Fluor Will Sell Equipment, Government Units to Raise Cash
Fluor Corp. will sell its construction equipment rental company AMECO and government services business, pull cash from surplus real estate and non-core investments and further toughen bid scrutiny to generate what it says would be more than $1 billion in proceeds to restore an ailing bottom line, firm executives said on Sept. 24 in announcing results of a strategic review begun earlier this year.
The firm also said it would reduce its next quarterly dividend to 10 cents per share, an estimated 52% reduction, following losses in its first two quarters.
Most of the changes had been generally anticipated by stock market analysts. The firm does not see further losses, but did not predict when it would return to profitability.
CFO Mark Steuert noted charges expected in results for its third quarter that ended July 31, which included two fixed-price U.S. Army projects with higher costs, on which the firm is pursuing claims. The firm will release its next quarter results on Oct. 30.
He saw key improvements on a previously problematic offshore power project and said charges will be less than the previous quarter, but also that backlog growth will be "flat," down from a growth estimate provided earlier in the year.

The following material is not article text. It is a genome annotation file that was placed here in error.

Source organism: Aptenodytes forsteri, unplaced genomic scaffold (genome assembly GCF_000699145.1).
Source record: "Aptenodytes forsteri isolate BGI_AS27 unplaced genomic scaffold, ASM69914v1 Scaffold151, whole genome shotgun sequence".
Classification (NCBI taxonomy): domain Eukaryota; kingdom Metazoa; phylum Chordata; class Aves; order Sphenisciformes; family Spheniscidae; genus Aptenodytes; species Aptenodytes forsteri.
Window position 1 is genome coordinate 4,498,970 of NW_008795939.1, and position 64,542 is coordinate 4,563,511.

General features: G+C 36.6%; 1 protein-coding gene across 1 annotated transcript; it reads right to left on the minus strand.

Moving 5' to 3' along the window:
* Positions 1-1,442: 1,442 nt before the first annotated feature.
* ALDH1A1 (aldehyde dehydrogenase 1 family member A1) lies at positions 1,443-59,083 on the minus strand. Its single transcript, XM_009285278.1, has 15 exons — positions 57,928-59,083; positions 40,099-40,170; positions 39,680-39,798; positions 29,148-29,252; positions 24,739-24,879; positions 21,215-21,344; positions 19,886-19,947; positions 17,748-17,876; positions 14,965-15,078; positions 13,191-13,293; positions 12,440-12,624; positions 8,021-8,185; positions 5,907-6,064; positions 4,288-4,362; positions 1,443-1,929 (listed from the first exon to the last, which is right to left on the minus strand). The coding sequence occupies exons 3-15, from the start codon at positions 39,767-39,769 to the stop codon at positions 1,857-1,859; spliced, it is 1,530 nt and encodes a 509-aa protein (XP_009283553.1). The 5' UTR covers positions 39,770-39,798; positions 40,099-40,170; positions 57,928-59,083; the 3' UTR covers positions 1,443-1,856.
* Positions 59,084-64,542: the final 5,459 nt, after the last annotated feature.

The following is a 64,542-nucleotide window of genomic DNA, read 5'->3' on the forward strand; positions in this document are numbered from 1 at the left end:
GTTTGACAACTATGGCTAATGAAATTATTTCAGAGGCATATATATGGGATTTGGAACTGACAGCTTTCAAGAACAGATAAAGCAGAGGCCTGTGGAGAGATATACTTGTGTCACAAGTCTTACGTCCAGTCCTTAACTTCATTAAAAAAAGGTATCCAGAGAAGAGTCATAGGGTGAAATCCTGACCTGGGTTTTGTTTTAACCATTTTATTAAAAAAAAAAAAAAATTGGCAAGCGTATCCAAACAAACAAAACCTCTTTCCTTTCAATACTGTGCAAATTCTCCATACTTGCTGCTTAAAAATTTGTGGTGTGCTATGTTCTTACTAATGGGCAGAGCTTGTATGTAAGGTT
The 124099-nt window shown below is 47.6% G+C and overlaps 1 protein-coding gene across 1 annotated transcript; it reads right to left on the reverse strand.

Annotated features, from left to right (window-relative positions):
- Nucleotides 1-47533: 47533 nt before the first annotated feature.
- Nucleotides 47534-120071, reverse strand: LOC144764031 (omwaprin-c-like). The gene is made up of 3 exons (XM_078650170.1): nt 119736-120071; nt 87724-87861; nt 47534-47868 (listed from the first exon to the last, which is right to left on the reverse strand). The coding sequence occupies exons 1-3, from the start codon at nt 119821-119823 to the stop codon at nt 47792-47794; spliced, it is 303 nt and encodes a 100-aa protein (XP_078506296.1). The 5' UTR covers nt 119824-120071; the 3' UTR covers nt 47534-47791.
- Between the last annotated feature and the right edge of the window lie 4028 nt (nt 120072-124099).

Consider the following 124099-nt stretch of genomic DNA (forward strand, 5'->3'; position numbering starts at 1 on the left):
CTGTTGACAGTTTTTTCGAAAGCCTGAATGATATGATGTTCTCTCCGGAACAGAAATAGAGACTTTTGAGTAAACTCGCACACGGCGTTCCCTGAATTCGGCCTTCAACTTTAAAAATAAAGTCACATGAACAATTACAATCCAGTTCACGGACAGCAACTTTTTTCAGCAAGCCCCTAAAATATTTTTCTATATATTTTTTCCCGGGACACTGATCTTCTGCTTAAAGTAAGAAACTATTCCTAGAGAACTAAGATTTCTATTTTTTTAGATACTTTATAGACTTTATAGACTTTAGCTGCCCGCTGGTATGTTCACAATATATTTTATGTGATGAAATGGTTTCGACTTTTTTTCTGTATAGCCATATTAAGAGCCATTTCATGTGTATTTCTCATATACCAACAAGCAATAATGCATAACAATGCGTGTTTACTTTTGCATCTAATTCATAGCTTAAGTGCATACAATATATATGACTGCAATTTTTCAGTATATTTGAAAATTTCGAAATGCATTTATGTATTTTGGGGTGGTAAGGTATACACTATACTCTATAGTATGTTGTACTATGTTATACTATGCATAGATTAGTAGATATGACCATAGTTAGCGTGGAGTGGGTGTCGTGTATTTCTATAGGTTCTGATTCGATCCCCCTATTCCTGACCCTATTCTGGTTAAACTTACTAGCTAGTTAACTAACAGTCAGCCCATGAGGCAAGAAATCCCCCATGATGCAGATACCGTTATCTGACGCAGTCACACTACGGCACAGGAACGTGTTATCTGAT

The company said the strategic review evaluated the contractor's "entire portfolio of businesses," including its Stork industrial unit acquired in 2015, its COOEC-Fluor Heavy Industries business and the small nuclear reactor technology firm NuScale.
Fluor will retain the businesses but emphasized new efforts to push better financial performance and, related to NuScale, investments from outsiders. "Recent milestones achieved by NuScale have generated additional investor interest that is expected to offset 2020 funding requirements," Fluor said, noting pending federal approval of its technology.
“With this review behind us, we are focusing more than ever before on long-term value creation and operational excellence,” said CEO Carlos Hernandez, elevated to the role earlier this year.
Hernandez said the divestment decisions, which include financial stakes in P3 projects that he did not identify, were "difficult" but represent businesses that are non-core to the corporation.
The CEO said Fluor's operational review led to organization restructuring, including naming Mark Fields as global energy and chemicals president and Terry Towle in the same role for infrastructure and power, based in North America.
Go and No-Go
Hernandez emphasized the firm's tougher scrutiny of bid "pursuit criteria" and reductions in fixed price work, adding that "the company will shift to a model in which business groups have direct control over the functions that support operations" to speed decision making "and drive greater accountability within the businesses."
He also noted more direct C-suite, and CEO, involvement in risk management, with formation of a new board risk committee that will report directly to Hernandez.
Even with Fluor's decision to limit fixed price work pursuits, analysts wondered about risks in its upcoming Rovuma LNG megaproject in Mozambique for ExxonMobil, estimated at $15 billion.